History Of Brighton And Environs - Online Book

From The Earliest Known Period To The Present Time.

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having acquitted themselves much to their own credit, and highly to the gratification of several hundreds of spectators, all of whom declared that the tout-ensemble formed one of the grandest and most interesting spectacles of the kind they had ever beheld.
We are concerned to add that, in the course of the review, one of the dragoons was dismounted, and, we fear, mortally hurt, by the rear ranks riding over him. His skull is said to have been fractured by one of the horses treading upon it. He was conveyed away in a cart, on a litter, and, notwithstanding the best surgical aid was offered to him, is reported to have died of the hurts he received.
At this period Rustic Fetes and Public Breakfasts were much in vogue in fashionable society, and one of the principal places of rendezvous was the Chalybeate and grounds on the Wick Estate,—at that time much resorted to by the affluent to partake of the waters. Many interesting stories are related in connection with the Chalybeate, one in particular, in which royalty figured con­spicuously.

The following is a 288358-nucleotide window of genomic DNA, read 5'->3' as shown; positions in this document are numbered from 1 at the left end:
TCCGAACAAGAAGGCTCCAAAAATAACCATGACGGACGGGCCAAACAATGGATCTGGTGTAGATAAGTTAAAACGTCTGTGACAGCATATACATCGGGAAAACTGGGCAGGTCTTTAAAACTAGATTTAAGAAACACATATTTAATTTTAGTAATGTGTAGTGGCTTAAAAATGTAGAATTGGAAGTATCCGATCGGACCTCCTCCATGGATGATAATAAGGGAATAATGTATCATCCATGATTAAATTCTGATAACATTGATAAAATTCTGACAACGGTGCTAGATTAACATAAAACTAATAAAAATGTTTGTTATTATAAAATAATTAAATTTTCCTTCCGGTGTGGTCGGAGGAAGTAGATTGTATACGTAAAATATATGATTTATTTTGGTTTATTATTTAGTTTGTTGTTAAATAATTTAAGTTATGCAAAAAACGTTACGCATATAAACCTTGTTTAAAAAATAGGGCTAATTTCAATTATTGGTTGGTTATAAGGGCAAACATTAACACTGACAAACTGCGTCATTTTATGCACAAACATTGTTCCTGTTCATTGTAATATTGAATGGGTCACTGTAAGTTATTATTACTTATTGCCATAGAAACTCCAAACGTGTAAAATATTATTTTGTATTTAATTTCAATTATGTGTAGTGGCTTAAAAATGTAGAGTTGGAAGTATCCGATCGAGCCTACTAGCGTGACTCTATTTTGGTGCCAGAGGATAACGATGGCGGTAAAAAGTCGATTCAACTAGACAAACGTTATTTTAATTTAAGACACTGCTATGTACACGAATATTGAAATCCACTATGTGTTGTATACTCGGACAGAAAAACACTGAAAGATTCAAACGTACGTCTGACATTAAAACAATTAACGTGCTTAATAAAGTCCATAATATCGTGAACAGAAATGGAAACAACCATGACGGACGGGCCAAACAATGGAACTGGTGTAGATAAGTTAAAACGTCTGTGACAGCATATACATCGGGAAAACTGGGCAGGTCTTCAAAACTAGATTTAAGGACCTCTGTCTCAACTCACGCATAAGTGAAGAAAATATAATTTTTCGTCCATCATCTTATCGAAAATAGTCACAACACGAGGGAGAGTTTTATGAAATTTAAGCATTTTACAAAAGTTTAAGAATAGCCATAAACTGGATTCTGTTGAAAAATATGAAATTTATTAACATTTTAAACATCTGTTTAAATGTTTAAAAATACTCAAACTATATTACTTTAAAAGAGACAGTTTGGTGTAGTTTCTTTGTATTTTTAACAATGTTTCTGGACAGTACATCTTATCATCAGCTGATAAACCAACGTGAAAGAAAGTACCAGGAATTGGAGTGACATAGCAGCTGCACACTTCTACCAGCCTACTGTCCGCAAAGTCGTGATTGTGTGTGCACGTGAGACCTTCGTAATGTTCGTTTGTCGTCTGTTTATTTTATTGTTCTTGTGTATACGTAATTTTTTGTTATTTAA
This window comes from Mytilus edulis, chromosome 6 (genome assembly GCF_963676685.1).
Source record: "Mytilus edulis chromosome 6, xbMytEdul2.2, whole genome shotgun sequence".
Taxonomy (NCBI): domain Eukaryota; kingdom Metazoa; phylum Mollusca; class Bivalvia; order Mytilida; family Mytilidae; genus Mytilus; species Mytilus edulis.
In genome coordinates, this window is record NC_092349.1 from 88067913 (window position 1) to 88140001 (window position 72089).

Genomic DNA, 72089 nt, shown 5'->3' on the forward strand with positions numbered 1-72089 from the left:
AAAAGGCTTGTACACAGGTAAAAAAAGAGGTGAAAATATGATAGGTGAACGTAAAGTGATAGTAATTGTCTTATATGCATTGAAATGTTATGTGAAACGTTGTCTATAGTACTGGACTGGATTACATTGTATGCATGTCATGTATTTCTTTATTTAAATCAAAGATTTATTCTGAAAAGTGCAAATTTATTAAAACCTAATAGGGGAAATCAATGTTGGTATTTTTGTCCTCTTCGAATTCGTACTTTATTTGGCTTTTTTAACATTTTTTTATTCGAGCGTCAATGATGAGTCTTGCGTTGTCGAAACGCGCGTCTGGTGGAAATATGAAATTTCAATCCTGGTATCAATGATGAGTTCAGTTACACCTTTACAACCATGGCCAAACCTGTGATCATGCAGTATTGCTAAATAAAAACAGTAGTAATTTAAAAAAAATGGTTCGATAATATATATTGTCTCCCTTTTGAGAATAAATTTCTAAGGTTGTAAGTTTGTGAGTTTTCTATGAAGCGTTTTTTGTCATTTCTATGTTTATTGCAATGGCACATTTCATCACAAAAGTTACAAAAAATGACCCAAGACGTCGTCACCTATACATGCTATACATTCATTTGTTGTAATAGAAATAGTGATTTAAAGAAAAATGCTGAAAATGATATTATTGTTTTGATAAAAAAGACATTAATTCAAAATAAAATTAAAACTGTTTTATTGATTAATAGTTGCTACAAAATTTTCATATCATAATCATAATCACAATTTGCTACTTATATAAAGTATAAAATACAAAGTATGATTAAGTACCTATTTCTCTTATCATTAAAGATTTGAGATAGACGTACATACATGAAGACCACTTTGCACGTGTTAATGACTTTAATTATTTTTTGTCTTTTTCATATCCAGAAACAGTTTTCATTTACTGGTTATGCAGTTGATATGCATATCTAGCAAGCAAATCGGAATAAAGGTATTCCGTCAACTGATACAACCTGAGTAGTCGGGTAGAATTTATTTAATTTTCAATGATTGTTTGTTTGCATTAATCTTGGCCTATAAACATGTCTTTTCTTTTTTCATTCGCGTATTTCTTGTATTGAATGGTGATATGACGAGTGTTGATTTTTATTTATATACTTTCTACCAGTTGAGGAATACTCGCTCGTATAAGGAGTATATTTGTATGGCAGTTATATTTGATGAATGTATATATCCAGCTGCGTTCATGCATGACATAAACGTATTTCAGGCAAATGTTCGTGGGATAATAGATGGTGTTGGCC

Nocturnal outings were also the fashion in early summer, ladies frequently, in their carriages, making midnight journeys to the neighbourhood of Dale Gate or Stanmer Park, for the purpose of listening to the sweet warbling of the nightingale. These journeys were taken to the no small inconvenience of servants in attendance and others employed in the stable yards : in consequence they determined, if possible, to put a stop to these eccentricities, and concerted the following plan:—Two or three of the stable-helpers disguised themselves and secreted in hedges near the spot where carriages and occupants drew up to listen to the ' sweet feathered songsters of the grove," and at a given signal they emerged
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